Advantageously, the interfaces are divided into a private area and a public area. Only the quantities (variables, functions etc.) applied in the public area of an interfaces are visible and thus also accessible to a subordinate interface. The private quantities applied in the private area of the interface are only visible in the respective interface and public areas from superposed interfaces.

Using this cascaded structure of the electronic system of the division of the interfaces into a private and a public area it is possible, for example, to create closed program areas in a computer program. This is advantageous if a particular program area is developed and programmed by external suppliers. For the customer it is not important how the design, the structure and the actual programming (what quantities, functions, structures were used, what algorithms are executed etc.) are implemented in detail. What is important is only that the program area fulfills the functionality required of it, that is, that the required processes are implemented in it and that it provides subordinate (that is, higher-ranking) interfaces with the required public quantities.

A subordinate interface only has access to the quantities applied in the public areas of the superordinate interfaces. The quantities applied in the private areas are not visible and thus also not accessible to the subordinate interface. Thus this allows for a simple encapsulation of program areas and of the functionalities implemented within them. With the aid of this visibility concept, the externally developed program areas may also be integrated readily and quickly into an existing computer program.

To facilitate the handling of the quantities within the plug-ins and the base interface, the present invention provides for an identifier that is unique for a defined area of the electronic system to be assigned to each of the quantities required by the plug-ins or provided by the plug-ins. The defined area which may be the area of the electronic system that is closed by the visibility concept. The identifier includes, for example, an identification number and an indication whether the quantity is public or private. It is of course conceivable to assign such or a different unique identifier not only to the variables, but also to functions, structures etc.

The identifiers of the quantities are advantageously stored in an identifier list, which the base interface is able to access during the initialization of the electronic system. It is conceivable that all quantities theoretically available in the electronic system (variables, functions etc.) are listed and explained in the identifier list. The list is prepared for the entire system and not for the currently connected plug-ins. Consequently, it always has the same content irrespective of the type and number of connected plug-ins. To this extent one can also say that in the present invention, the base interface has no prior information available regarding the actually connected plug-ins.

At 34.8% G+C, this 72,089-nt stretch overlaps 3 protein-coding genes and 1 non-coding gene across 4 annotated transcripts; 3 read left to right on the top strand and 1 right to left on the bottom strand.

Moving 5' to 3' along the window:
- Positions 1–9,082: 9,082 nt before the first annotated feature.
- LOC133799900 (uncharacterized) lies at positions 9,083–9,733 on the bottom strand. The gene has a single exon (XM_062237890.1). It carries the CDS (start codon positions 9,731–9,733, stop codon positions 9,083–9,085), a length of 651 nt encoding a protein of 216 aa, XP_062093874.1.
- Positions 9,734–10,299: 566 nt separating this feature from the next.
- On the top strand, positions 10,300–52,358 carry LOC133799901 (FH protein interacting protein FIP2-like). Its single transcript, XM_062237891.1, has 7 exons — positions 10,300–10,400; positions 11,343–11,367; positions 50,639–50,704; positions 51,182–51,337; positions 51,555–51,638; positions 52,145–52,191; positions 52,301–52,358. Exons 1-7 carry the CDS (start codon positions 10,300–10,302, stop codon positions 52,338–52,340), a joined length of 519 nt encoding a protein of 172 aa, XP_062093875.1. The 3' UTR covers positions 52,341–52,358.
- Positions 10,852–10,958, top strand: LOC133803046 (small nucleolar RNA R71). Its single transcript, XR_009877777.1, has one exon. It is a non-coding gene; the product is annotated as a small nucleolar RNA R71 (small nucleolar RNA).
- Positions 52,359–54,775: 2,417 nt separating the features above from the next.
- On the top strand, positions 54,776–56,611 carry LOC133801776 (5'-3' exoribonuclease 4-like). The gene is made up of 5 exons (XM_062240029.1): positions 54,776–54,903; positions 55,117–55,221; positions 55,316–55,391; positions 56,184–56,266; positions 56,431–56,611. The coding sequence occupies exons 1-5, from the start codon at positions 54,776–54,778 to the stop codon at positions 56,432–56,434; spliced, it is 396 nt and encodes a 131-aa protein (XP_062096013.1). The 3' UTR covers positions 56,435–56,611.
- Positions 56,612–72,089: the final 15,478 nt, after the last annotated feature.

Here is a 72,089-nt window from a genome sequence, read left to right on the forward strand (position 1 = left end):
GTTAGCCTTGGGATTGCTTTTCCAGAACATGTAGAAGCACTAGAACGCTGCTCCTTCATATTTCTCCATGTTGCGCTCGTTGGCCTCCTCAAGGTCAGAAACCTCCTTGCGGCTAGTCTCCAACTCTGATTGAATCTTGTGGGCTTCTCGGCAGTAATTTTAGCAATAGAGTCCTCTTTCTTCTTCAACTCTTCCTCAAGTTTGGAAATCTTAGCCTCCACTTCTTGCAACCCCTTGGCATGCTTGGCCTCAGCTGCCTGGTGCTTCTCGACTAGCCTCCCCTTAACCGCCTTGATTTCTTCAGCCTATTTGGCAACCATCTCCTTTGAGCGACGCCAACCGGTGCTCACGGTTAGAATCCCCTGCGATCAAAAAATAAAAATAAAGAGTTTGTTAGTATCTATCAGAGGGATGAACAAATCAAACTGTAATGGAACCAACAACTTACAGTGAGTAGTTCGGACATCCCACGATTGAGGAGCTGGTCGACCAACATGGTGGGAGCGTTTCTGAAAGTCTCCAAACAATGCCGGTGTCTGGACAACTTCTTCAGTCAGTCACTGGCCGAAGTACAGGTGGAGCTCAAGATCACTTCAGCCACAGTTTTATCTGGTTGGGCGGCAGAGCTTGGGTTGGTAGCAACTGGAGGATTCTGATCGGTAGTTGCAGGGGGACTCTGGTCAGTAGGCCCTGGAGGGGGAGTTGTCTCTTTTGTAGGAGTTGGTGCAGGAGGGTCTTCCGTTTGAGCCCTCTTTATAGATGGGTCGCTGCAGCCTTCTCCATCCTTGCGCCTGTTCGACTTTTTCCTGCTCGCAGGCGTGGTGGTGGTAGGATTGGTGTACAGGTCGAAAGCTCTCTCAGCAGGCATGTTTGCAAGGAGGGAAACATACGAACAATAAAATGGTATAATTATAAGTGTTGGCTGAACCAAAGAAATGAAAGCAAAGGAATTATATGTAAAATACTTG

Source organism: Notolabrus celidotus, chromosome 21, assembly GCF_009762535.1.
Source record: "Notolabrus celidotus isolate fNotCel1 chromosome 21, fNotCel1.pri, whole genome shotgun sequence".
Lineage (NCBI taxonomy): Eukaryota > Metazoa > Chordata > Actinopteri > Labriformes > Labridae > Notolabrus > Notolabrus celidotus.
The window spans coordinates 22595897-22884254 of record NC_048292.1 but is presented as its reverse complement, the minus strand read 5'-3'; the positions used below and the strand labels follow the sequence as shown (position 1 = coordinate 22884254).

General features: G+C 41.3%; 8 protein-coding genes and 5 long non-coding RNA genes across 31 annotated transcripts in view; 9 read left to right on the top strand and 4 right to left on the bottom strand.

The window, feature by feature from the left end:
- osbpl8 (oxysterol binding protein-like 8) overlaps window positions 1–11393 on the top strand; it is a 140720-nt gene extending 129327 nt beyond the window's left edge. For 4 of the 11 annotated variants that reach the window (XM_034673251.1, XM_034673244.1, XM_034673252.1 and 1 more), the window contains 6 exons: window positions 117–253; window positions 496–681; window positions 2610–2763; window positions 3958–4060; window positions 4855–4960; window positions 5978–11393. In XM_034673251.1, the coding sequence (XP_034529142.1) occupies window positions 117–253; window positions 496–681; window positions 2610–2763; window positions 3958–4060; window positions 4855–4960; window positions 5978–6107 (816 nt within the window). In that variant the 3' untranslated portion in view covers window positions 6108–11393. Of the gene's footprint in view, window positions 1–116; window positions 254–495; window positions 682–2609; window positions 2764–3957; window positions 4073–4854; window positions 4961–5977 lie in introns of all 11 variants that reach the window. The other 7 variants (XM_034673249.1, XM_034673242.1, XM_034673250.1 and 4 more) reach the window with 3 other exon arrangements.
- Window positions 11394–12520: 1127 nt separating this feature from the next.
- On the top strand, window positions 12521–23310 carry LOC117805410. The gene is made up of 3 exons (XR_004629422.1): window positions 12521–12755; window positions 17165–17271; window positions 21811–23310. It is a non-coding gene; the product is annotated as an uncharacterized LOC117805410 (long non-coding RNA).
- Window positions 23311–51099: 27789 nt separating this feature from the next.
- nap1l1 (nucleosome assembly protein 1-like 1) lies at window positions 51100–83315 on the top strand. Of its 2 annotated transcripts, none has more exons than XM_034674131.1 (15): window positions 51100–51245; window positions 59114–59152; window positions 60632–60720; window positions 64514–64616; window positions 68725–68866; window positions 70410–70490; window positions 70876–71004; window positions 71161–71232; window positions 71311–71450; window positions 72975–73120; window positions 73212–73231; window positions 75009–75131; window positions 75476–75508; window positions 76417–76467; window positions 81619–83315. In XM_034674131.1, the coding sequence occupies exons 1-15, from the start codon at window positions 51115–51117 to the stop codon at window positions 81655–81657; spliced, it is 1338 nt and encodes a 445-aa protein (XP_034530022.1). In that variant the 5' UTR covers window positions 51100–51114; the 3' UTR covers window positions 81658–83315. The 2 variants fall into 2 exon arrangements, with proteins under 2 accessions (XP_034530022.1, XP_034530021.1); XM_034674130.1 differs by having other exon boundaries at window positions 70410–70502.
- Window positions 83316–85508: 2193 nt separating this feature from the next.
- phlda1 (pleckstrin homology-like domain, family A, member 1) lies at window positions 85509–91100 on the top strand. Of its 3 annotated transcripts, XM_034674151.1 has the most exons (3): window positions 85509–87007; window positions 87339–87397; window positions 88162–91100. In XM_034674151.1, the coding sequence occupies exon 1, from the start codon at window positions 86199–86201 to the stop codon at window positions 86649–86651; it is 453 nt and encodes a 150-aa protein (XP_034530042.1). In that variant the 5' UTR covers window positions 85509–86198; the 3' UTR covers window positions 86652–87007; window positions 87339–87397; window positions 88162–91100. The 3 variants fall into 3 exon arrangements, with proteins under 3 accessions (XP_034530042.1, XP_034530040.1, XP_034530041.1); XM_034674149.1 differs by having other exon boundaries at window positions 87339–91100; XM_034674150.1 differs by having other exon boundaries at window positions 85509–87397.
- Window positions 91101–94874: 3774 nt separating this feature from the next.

The list mainly represents the basis for an interface declaration or interface definition and serves as a basis both for the supplier of software or plug-ins as well as for the integrator.

As another approach to the objective of the present invention, starting from the communications protocol of the type mentioned at the outset, the present invention provides for the communications protocol to be programmed in such a way that

    • in the initialization of the electronic system, the plug-ins provide information to the base interface regarding:
      • at least one functionality implemented by the respective plug-in;
      • quantities required by the respective plug-in for implementing the at least one functionality;
      • quantities provided by the respective plug-in following the implementation of the at least one functionality,
    • the base interface provides information to the individual plug-ins regarding:
      • which of the remaining plug-ins provides a quantity required by the plug-in, and
    • a corresponding reference to the plug-in providing the quantity is stored in the plug-in that requires the quantity.

As yet another approach to achieving the objective of the present invention, starting from the computer program of the type mentioned at the outset, the present invention provides that

    • in the initialization of the electronic system, the plug-ins provide information to the base interface regarding:
      • at least one functionality implemented by the respective plug-in,
      • quantities required by the respective plug-in for implementing the at least one functionality, and
      • quantities provided by the respective plug-in following the implementation of the at least one functionality;